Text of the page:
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News Community Ramsey named Honorary Historian of Macon County

Folk Heritage Association founder named honorary historian of Macon County



“You just can’t trust these folks,” said a smiling Margaret Ramsey on Saturday after the suprise announcement that she had been named Honorary Historian for Macon County. “They got me,” she said.

In fact, it was more than a month ago that the county board of commissioners voted to bestow the title on Ramsey, one of the original founders of the Franklin Folk Festival which celebrated its eigth consecutive year last weekend. But despite the long delay, family, friends and colleagues all managed to keep the citation a secret.

This is the second year the county has chosen to honor an individual for their contributions to the community in highlighting and emphasizing the historical and cultural heritage of Macon County.

“For over 30 years, Mrs. Ramsey’s extraordinary dedication and efforts on behalf of heritage preservation have truly been above and beyond the norm,” reads the resolution adopted last month by the board.

Ramsey has been a long-time leader in local efforts to preserve and bring new emphasis on the county’s history and cultural heritage. The Folk Heritage Association, which Ramsey currently chairs, received the Franklin Chamber of Commerce's Civic Organization of the Year award in 2010 for its efforts to revitalize public interest in the area’s cultural heritage.

Ramsey’s vision and leadership were also instrumental in establishing the Folk Festival, which annually draws thousands of people to the town to learn about and enjoy the various aspects of Macon County's mountain heritage.

“Margaret Ramsey has been a driving force in the heritage of this county for years,” said Vice Chairman Bob Kuppers at the board meeting when the honor was first announced.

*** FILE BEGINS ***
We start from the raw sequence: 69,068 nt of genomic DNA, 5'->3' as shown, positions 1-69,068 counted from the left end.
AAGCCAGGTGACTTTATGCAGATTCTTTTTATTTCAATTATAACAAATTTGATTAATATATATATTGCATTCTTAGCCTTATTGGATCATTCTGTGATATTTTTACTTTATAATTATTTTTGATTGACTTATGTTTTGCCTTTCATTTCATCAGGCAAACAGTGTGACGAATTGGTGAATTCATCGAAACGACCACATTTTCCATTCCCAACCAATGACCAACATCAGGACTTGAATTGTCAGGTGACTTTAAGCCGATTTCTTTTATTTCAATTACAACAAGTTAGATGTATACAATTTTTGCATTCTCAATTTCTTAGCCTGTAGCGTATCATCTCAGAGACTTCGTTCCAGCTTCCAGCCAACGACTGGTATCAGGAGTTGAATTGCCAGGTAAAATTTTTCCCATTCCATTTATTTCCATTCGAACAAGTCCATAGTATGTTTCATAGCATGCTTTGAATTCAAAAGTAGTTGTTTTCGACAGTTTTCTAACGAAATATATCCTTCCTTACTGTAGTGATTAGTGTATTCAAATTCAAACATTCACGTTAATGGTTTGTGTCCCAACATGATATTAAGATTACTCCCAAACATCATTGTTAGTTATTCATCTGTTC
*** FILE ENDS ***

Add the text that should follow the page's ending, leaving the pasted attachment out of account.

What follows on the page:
Joe Collins leads Historian of the Year, Margaret Ramsey, to the stage. Photo by Kimberly PruettCommissioner Ronnie Beale noted that Ramsey was also the driving force behind MacoCrafts, a now defunct cooperative that was influential in reenergizing the interest in heritage crafts in the region.

“It’s been a life-long journey for Margaret as she’s worked, and she’s always a pleasure to work with,” remarked Beale.

Among the many projects Ramsey is involved in, as chair of the Folk Heritage Association, she has been actively promoting the development of a Folk Heritage Village in Franklin which would present the customs and crafts of the region at a “living village” that would include replicas of traditional buildings, interpretive displays, events and classes.

On Saturday, Ramsey said plans for the Village have been put on hold temporarily because of the economy. “But we’ve not given up on it at all,” she said. “The dream is still there.”

One potential site that has discussed for the facility is adjacent to the Groves Building of Southwestern Community College next to the Macon County Library.

Ramsey said that the Folk Heritage Associations was established with two goals in mind – the establishment of the Folk Festival and, as a long-range goal, of the Folk Heritage Village.

“The festival is keeping the traditions and the interest alive,” said Ramsey, who noted that attendance and publicity this year exceeded all expectations, and even included a number of television features highlighting the festival.

Last year, Barbara McRae was recognized as an honorary historian in the county for the articles she has penned as editor of The Franklin Press. According to Kuppers, it was McRae who recommended Ramsey be the next recipient of the honor. Kuppers said he would like to see the honorary historian designation become a regular recognition by the board.

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